Vatican trial focuses on troubled Carige bank

Vatican trial focuses light on troubled Carige bank

Business By Region Central Italy News

Pope Francis’s efforts to clean the tarnished image of Holy See finances brings into focus the thwarted takeover of Carige bank in 2018. Vatican prosecutors allege one of Carige’s leading shareholders embezzled money from the Catholic church.

Weakened by mismanagement and bad loans, Carige bank was placed under special administration by the European Central Bank in early 2019. This followed a failed attempt led by one of its main shareholders, Raffaele Mincione, to take control.

Mincione is one of the ten people indicted by the Vatican over a multi-million-euro scandal.

Vatican indicts for misuse of Catholic church money

Vatican prosecutors allege Mincione bought a stake in Carige with embezzled money. These included funds raised from faithful Catholics and intended for the needy.

Nine other people, including prominent Cardinal Angelo Becciu, are to stand trial alongside Mincione. They are accused of a multi-million-euro scandal that also involves the Vatican’s purchase of a building in London.

The trial is due to begin on July 27.

Defendants claim innocence

Mincione denies any wrongdoing. His Italian lawyer Luigi Giuliano declined to comment. He said only, “he wants to prepare the defence arguments in the utmost confidentiality” ahead of the trial.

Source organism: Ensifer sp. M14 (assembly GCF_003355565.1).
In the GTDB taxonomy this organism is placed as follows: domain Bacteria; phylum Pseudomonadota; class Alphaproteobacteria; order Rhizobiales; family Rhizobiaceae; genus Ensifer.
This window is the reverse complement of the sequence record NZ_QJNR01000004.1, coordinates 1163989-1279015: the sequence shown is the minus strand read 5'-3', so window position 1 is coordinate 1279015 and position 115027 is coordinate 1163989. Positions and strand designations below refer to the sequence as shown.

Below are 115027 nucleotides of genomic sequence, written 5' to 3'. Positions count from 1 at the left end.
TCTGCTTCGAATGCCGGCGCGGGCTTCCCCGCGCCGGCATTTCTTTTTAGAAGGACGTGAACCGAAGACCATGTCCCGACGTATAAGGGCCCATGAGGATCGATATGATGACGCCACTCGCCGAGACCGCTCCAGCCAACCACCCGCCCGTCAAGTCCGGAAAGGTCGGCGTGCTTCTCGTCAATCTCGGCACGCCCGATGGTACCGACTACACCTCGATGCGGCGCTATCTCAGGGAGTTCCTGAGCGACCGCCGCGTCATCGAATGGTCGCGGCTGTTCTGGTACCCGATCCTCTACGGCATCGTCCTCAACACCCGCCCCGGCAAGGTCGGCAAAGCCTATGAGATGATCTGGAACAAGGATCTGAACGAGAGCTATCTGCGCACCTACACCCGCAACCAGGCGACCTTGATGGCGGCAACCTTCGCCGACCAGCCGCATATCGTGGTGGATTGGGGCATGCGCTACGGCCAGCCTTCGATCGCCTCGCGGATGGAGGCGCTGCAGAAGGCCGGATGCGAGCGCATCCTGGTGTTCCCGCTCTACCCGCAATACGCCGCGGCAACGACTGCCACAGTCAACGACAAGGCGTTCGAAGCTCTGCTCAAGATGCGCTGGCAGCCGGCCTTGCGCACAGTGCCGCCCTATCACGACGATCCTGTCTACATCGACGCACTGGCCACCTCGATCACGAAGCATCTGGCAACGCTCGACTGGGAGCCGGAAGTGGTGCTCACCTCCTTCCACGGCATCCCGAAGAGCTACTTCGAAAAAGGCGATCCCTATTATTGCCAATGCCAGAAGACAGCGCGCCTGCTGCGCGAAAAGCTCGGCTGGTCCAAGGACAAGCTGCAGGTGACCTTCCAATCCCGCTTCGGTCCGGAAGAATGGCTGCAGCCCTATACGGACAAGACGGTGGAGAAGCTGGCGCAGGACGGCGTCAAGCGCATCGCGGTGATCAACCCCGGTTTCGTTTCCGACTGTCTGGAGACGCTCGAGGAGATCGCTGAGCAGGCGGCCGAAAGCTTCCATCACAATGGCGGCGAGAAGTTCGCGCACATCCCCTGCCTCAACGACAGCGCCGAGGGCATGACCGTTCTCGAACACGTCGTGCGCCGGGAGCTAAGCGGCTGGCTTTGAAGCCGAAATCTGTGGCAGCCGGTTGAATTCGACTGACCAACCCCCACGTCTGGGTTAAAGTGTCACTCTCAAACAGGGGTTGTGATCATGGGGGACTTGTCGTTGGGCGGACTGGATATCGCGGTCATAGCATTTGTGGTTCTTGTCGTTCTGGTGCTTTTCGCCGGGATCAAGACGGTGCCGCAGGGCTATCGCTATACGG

The former Carige shareholder resigned from the lender’s board in September 2018. Two months later, Mincione sold the London property to the Vatican. The deal was negotiated by another Italian middleman, Gianluigi Torzi, who also faces trial.

Both Torzi and Cardinal Becciu deny the charges.

Prosecutors believe the Vatican paid over €350million for the building, including debt, which had been acquired by Mincione for €129 million pounds a few years before.

Prosecutors say Mincione used part of £40 million of Vatican money to repay a loan from Torzi for the failed bid to take control of Carige’s board.

“Until now, the sources available for public consultation have never hinted that Mincione had financed the takeover of Carige with funds from the (Catholic Church),” prosecutors said in their 487-page charge sheet released earlier this month.

Torzi’s lawyer told Reuters, however, prosecutors had yet to prove that part of the 40-million-pound loan was transferred by Mincione to her client. She stressed there was no link between the two deals.

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